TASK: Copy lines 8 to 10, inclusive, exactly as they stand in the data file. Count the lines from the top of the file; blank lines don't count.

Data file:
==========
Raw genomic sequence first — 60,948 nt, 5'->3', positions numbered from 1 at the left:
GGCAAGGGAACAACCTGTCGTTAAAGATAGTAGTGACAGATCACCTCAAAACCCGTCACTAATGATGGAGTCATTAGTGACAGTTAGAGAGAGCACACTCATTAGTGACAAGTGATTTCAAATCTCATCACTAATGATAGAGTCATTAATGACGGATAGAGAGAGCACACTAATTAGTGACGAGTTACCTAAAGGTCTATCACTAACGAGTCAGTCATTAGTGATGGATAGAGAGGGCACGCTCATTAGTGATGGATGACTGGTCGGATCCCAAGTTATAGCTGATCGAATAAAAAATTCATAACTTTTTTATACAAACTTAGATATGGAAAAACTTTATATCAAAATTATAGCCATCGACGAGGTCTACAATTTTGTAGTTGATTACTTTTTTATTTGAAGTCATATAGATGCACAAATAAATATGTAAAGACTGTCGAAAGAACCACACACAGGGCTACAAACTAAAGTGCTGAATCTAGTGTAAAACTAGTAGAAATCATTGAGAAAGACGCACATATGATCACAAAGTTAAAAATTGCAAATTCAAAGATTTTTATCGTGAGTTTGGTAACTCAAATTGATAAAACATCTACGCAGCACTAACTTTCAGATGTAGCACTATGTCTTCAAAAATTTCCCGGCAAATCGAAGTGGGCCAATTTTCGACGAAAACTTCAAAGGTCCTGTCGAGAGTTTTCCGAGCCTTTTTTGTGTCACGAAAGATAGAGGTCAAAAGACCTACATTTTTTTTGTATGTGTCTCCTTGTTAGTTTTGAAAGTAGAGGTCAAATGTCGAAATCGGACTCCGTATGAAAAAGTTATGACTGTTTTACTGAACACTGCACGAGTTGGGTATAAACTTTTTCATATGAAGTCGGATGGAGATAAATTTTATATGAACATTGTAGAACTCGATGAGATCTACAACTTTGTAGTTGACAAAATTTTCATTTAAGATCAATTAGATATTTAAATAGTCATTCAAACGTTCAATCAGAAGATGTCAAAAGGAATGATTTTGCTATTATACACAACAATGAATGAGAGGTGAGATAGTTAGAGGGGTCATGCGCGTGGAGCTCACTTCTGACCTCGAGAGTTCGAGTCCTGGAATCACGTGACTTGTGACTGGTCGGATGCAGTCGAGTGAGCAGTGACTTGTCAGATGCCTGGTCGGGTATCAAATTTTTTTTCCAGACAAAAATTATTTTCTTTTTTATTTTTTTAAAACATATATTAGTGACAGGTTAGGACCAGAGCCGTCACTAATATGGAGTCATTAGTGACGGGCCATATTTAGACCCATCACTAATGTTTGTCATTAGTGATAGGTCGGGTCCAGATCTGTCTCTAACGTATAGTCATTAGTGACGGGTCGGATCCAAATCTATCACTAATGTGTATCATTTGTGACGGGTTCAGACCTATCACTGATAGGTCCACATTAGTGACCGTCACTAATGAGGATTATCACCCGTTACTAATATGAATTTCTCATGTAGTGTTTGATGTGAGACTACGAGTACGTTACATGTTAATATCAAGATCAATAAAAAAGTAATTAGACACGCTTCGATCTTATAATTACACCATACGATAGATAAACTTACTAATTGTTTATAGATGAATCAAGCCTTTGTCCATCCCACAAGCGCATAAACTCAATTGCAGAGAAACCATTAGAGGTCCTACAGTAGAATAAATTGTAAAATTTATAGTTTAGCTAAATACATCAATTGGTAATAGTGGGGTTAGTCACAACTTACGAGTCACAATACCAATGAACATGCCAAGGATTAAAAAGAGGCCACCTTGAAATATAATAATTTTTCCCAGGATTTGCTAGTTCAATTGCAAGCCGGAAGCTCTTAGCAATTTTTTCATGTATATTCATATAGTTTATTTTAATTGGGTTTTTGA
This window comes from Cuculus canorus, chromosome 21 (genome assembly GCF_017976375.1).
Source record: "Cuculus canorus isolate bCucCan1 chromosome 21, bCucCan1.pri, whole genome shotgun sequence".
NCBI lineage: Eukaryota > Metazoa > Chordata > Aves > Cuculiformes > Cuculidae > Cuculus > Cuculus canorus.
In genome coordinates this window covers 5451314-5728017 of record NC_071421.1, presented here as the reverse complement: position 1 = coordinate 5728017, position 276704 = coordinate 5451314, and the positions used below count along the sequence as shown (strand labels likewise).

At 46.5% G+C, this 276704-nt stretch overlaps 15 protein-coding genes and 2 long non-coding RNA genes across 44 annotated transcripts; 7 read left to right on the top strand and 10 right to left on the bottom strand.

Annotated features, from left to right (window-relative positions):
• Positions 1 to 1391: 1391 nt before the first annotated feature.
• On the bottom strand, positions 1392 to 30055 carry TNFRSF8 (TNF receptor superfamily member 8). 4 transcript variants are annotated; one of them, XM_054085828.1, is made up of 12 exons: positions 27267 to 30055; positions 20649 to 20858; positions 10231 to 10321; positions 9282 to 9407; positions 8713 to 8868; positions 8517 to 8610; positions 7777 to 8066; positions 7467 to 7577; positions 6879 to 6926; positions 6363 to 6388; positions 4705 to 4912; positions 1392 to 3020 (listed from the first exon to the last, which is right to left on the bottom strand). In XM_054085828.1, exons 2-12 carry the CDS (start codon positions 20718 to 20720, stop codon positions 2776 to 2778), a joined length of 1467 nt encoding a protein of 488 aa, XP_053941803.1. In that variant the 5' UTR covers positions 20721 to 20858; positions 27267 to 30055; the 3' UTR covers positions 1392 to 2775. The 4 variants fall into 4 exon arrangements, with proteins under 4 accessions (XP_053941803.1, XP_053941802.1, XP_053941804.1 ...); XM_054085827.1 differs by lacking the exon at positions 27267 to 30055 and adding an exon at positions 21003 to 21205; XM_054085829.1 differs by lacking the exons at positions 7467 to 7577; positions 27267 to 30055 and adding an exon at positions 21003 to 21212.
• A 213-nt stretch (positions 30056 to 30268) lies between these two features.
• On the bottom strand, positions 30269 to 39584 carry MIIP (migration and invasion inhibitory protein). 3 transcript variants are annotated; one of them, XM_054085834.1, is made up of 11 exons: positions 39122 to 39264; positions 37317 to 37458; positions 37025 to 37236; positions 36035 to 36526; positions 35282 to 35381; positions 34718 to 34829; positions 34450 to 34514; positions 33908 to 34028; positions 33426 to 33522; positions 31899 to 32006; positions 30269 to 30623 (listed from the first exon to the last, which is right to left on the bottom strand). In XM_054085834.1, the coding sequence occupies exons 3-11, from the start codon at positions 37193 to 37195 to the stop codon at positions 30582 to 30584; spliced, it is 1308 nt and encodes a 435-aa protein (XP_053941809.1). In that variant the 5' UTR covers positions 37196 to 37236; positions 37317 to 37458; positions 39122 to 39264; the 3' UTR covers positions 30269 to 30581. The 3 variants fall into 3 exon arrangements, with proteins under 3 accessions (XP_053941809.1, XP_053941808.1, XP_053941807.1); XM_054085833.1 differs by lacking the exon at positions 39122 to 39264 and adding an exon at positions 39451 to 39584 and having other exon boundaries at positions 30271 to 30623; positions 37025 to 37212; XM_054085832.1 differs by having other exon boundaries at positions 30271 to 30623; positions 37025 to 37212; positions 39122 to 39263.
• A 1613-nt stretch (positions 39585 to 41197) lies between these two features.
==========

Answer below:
Annotated features, from left to right (window-relative positions):
• Positions 1 to 1391: 1391 nt before the first annotated feature.
• On the bottom strand, positions 1392 to 30055 carry TNFRSF8 (TNF receptor superfamily member 8). 4 transcript variants are annotated; one of them, XM_054085828.1, is made up of 12 exons: positions 27267 to 30055; positions 20649 to 20858; positions 10231 to 10321; positions 9282 to 9407; positions 8713 to 8868; positions 8517 to 8610; positions 7777 to 8066; positions 7467 to 7577; positions 6879 to 6926; positions 6363 to 6388; positions 4705 to 4912; positions 1392 to 3020 (listed from the first exon to the last, which is right to left on the bottom strand). In XM_054085828.1, exons 2-12 carry the CDS (start codon positions 20718 to 20720, stop codon positions 2776 to 2778), a joined length of 1467 nt encoding a protein of 488 aa, XP_053941803.1. In that variant the 5' UTR covers positions 20721 to 20858; positions 27267 to 30055; the 3' UTR covers positions 1392 to 2775. The 4 variants fall into 4 exon arrangements, with proteins under 4 accessions (XP_053941803.1, XP_053941802.1, XP_053941804.1 ...); XM_054085827.1 differs by lacking the exon at positions 27267 to 30055 and adding an exon at positions 21003 to 21205; XM_054085829.1 differs by lacking the exons at positions 7467 to 7577; positions 27267 to 30055 and adding an exon at positions 21003 to 21212.